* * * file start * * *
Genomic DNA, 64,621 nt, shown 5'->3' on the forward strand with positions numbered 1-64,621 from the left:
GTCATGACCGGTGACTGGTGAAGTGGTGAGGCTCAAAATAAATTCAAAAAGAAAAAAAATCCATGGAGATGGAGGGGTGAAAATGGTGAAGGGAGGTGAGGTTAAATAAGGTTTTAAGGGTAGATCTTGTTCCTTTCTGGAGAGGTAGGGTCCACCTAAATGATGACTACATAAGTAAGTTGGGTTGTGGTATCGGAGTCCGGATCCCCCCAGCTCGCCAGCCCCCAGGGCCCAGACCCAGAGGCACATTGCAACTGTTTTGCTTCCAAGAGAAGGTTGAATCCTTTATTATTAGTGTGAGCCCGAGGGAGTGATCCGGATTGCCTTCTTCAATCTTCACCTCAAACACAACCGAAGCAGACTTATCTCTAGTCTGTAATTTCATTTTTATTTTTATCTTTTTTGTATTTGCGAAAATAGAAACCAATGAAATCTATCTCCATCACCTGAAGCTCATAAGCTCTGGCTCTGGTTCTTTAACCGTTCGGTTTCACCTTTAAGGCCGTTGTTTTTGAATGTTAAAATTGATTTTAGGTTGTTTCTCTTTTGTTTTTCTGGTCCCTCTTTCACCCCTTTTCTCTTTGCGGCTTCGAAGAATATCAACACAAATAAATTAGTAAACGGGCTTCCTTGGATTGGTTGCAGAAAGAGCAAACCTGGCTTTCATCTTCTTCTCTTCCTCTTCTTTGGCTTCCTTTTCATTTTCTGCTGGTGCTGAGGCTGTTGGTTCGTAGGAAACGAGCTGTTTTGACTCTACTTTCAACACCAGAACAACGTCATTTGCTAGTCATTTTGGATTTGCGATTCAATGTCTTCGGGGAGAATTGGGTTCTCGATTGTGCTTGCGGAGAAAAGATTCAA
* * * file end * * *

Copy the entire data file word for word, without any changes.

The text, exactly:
Genomic DNA, 64,621 nt, shown 5'->3' on the forward strand with positions numbered 1-64,621 from the left:
GTCATGACCGGTGACTGGTGAAGTGGTGAGGCTCAAAATAAATTCAAAAAGAAAAAAAATCCATGGAGATGGAGGGGTGAAAATGGTGAAGGGAGGTGAGGTTAAATAAGGTTTTAAGGGTAGATCTTGTTCCTTTCTGGAGAGGTAGGGTCCACCTAAATGATGACTACATAAGTAAGTTGGGTTGTGGTATCGGAGTCCGGATCCCCCCAGCTCGCCAGCCCCCAGGGCCCAGACCCAGAGGCACATTGCAACTGTTTTGCTTCCAAGAGAAGGTTGAATCCTTTATTATTAGTGTGAGCCCGAGGGAGTGATCCGGATTGCCTTCTTCAATCTTCACCTCAAACACAACCGAAGCAGACTTATCTCTAGTCTGTAATTTCATTTTTATTTTTATCTTTTTTGTATTTGCGAAAATAGAAACCAATGAAATCTATCTCCATCACCTGAAGCTCATAAGCTCTGGCTCTGGTTCTTTAACCGTTCGGTTTCACCTTTAAGGCCGTTGTTTTTGAATGTTAAAATTGATTTTAGGTTGTTTCTCTTTTGTTTTTCTGGTCCCTCTTTCACCCCTTTTCTCTTTGCGGCTTCGAAGAATATCAACACAAATAAATTAGTAAACGGGCTTCCTTGGATTGGTTGCAGAAAGAGCAAACCTGGCTTTCATCTTCTTCTCTTCCTCTTCTTTGGCTTCCTTTTCATTTTCTGCTGGTGCTGAGGCTGTTGGTTCGTAGGAAACGAGCTGTTTTGACTCTACTTTCAACACCAGAACAACGTCATTTGCTAGTCATTTTGGATTTGCGATTCAATGTCTTCGGGGAGAATTGGGTTCTCGATTGTGCTTGCGGAGAAAAGATTCAA